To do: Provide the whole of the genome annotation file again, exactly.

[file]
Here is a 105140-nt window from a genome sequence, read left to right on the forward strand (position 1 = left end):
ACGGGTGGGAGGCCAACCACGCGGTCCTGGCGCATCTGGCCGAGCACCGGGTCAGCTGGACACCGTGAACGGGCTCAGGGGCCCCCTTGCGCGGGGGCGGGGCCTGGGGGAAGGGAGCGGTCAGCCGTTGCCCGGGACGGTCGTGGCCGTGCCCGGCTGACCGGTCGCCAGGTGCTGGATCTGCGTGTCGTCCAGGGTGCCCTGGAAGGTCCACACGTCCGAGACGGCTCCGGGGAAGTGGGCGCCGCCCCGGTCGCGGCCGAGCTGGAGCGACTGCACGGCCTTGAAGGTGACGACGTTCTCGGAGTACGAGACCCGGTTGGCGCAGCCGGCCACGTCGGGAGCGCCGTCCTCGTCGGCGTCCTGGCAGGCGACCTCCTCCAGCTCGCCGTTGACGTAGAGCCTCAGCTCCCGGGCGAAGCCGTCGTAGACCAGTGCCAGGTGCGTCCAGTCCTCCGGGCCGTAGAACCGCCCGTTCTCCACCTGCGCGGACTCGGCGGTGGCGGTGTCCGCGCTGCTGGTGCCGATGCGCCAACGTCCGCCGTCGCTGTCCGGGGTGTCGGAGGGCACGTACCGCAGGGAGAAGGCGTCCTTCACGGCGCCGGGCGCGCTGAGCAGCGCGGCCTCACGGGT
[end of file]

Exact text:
Here is a 105140-nt window from a genome sequence, read left to right on the forward strand (position 1 = left end):
ACGGGTGGGAGGCCAACCACGCGGTCCTGGCGCATCTGGCCGAGCACCGGGTCAGCTGGACACCGTGAACGGGCTCAGGGGCCCCCTTGCGCGGGGGCGGGGCCTGGGGGAAGGGAGCGGTCAGCCGTTGCCCGGGACGGTCGTGGCCGTGCCCGGCTGACCGGTCGCCAGGTGCTGGATCTGCGTGTCGTCCAGGGTGCCCTGGAAGGTCCACACGTCCGAGACGGCTCCGGGGAAGTGGGCGCCGCCCCGGTCGCGGCCGAGCTGGAGCGACTGCACGGCCTTGAAGGTGACGACGTTCTCGGAGTACGAGACCCGGTTGGCGCAGCCGGCCACGTCGGGAGCGCCGTCCTCGTCGGCGTCCTGGCAGGCGACCTCCTCCAGCTCGCCGTTGACGTAGAGCCTCAGCTCCCGGGCGAAGCCGTCGTAGACCAGTGCCAGGTGCGTCCAGTCCTCCGGGCCGTAGAACCGCCCGTTCTCCACCTGCGCGGACTCGGCGGTGGCGGTGTCCGCGCTGCTGGTGCCGATGCGCCAACGTCCGCCGTCGCTGTCCGGGGTGTCGGAGGGCACGTACCGCAGGGAGAAGGCGTCCTTCACGGCGCCGGGCGCGCTGAGCAGCGCGGCCTCACGGGT